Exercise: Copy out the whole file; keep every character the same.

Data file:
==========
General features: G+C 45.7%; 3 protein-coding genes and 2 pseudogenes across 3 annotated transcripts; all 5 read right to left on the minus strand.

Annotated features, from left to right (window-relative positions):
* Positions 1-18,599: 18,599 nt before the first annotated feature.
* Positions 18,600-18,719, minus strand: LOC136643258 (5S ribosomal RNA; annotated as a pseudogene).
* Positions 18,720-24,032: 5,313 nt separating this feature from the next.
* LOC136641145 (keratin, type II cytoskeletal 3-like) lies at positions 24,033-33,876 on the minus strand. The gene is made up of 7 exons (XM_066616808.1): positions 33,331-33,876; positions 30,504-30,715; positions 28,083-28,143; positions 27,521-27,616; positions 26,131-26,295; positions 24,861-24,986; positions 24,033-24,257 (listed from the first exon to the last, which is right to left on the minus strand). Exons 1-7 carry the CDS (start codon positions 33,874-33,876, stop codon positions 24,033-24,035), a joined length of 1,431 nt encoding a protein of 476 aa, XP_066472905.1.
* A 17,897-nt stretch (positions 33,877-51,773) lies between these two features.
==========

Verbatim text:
General features: G+C 45.7%; 3 protein-coding genes and 2 pseudogenes across 3 annotated transcripts; all 5 read right to left on the minus strand.

Annotated features, from left to right (window-relative positions):
* Positions 1-18,599: 18,599 nt before the first annotated feature.
* Positions 18,600-18,719, minus strand: LOC136643258 (5S ribosomal RNA; annotated as a pseudogene).
* Positions 18,720-24,032: 5,313 nt separating this feature from the next.
* LOC136641145 (keratin, type II cytoskeletal 3-like) lies at positions 24,033-33,876 on the minus strand. The gene is made up of 7 exons (XM_066616808.1): positions 33,331-33,876; positions 30,504-30,715; positions 28,083-28,143; positions 27,521-27,616; positions 26,131-26,295; positions 24,861-24,986; positions 24,033-24,257 (listed from the first exon to the last, which is right to left on the minus strand). Exons 1-7 carry the CDS (start codon positions 33,874-33,876, stop codon positions 24,033-24,035), a joined length of 1,431 nt encoding a protein of 476 aa, XP_066472905.1.
* A 17,897-nt stretch (positions 33,877-51,773) lies between these two features.